Saturday, September 29, 2012
Here is a great new M.B.S. (Masters in Building Science) thesis titled Greywater Systems in Urban Environments by Chase Jamison Blood, at the University of Southern California that has a little something in it for everyone, from the green building business, public health and safety, to urban water economists.
This thesis examines the feasibility of greywater systems under various conditions in order to understand optimal circumstances for greywater system installation and, in turn, site sustainability. The study begins by analyzing historical and modern approaches to greywater such that successful methods can be implemented into present day sustainable design. Current issues pertaining to greywater such as health concerns and overcoming public opposition to recycling water are discussed in order to better design integrated greywater systems that will not be encountered with a negative perspective. Furthermore, sustainability programs such as LEED and Sustainable Sites are examined for implementation of water sustainable site design and if greywater systems are being incentivized by these programs. Water use is dissected into commercial and residential use in order to typify sites and identify consumption patterns in order to generalize a site's feasibility for greywater system implementation. This data is used to establish an algorithm which quantifies a site's feasibility for a greywater system in the form of a payback period. Other variables include the amount of rainfall and precipitation, utility data such as water, sewage, and electric rates, and typical user consumption. Four different system types--Membrane Bioreactor, Rotary Biocontactor, Alternating Intermittent Recirculating Reactor, and Brac--are examined and implemented into the modeling process to understand how system demands, based on the given variables, impact system feasibility. Trends and relationships are identified which establish general patterns in model output, including quantified metrics of greywater system variables. Embedded costs and benefits to current infrastructure are discussed to properly understand the true price of the utilities consumed to provide for daily water consumption.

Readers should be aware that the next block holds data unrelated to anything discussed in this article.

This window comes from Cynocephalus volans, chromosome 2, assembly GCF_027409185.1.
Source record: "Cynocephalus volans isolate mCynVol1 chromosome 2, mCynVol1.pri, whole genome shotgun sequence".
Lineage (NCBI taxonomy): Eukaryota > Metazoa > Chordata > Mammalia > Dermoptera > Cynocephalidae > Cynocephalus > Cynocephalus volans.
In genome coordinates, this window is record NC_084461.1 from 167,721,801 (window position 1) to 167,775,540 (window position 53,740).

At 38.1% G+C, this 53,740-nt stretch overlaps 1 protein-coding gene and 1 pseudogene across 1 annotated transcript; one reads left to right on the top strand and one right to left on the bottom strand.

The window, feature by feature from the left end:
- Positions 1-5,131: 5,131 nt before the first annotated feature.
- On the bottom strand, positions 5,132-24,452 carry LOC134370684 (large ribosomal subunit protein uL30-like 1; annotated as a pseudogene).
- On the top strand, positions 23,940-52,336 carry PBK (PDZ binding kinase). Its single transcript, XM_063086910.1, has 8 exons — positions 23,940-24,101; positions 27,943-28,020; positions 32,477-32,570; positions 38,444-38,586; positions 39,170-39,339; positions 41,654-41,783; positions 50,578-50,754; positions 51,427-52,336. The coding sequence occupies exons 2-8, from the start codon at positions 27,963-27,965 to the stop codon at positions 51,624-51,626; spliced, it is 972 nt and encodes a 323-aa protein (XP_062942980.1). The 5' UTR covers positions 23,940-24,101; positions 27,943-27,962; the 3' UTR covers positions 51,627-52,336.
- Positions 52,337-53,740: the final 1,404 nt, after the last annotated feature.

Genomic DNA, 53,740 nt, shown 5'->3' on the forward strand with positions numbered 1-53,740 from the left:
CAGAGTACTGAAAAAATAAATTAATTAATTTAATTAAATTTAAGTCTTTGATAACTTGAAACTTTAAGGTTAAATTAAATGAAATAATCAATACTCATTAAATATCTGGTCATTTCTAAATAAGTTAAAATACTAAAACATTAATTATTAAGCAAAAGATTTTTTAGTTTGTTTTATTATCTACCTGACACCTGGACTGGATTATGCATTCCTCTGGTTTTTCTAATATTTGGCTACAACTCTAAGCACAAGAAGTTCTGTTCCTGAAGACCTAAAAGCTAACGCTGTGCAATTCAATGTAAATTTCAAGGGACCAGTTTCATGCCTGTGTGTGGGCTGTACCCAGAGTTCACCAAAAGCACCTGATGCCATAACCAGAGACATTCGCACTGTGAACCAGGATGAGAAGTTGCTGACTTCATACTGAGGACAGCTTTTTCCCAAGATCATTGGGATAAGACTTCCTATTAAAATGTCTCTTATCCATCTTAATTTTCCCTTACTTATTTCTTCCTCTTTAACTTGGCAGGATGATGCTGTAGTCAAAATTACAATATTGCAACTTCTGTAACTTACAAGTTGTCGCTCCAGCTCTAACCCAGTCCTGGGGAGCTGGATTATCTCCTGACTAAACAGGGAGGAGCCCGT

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Waste is a design flaw.
~ Kate Krebs, Director of Sustainable Resources at The Climate Group
Posted by Todd Jarvis at 1:04 PM